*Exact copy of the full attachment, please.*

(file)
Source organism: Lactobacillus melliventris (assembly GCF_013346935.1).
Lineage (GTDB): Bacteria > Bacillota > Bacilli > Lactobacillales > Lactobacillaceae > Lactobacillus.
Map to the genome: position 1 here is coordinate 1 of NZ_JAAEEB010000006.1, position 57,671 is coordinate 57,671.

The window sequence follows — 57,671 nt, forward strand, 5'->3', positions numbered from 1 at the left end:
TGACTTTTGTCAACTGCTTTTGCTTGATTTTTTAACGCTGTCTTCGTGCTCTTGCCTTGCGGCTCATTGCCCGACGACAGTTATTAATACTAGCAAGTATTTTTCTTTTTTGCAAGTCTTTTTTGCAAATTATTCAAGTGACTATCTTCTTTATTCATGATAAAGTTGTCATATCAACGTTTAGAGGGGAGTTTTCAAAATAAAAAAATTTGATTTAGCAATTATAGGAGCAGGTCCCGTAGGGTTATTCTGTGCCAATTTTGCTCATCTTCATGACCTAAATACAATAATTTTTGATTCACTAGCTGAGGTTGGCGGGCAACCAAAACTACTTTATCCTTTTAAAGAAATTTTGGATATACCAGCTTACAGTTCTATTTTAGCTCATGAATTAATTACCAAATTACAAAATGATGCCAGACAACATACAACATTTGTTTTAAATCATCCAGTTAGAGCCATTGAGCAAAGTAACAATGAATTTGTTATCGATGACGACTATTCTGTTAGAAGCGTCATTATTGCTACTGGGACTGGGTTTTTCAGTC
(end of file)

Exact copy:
Source organism: Lactobacillus melliventris (assembly GCF_013346935.1).
Lineage (GTDB): Bacteria > Bacillota > Bacilli > Lactobacillales > Lactobacillaceae > Lactobacillus.
Map to the genome: position 1 here is coordinate 1 of NZ_JAAEEB010000006.1, position 57,671 is coordinate 57,671.

The window sequence follows — 57,671 nt, forward strand, 5'->3', positions numbered from 1 at the left end:
TGACTTTTGTCAACTGCTTTTGCTTGATTTTTTAACGCTGTCTTCGTGCTCTTGCCTTGCGGCTCATTGCCCGACGACAGTTATTAATACTAGCAAGTATTTTTCTTTTTTGCAAGTCTTTTTTGCAAATTATTCAAGTGACTATCTTCTTTATTCATGATAAAGTTGTCATATCAACGTTTAGAGGGGAGTTTTCAAAATAAAAAAATTTGATTTAGCAATTATAGGAGCAGGTCCCGTAGGGTTATTCTGTGCCAATTTTGCTCATCTTCATGACCTAAATACAATAATTTTTGATTCACTAGCTGAGGTTGGCGGGCAACCAAAACTACTTTATCCTTTTAAAGAAATTTTGGATATACCAGCTTACAGTTCTATTTTAGCTCATGAATTAATTACCAAATTACAAAATGATGCCAGACAACATACAACATTTGTTTTAAATCATCCAGTTAGAGCCATTGAGCAAAGTAACAATGAATTTGTTATCGATGACGACTATTCTGTTAGAAGCGTCATTATTGCTACTGGGACTGGGTTTTTCAGTC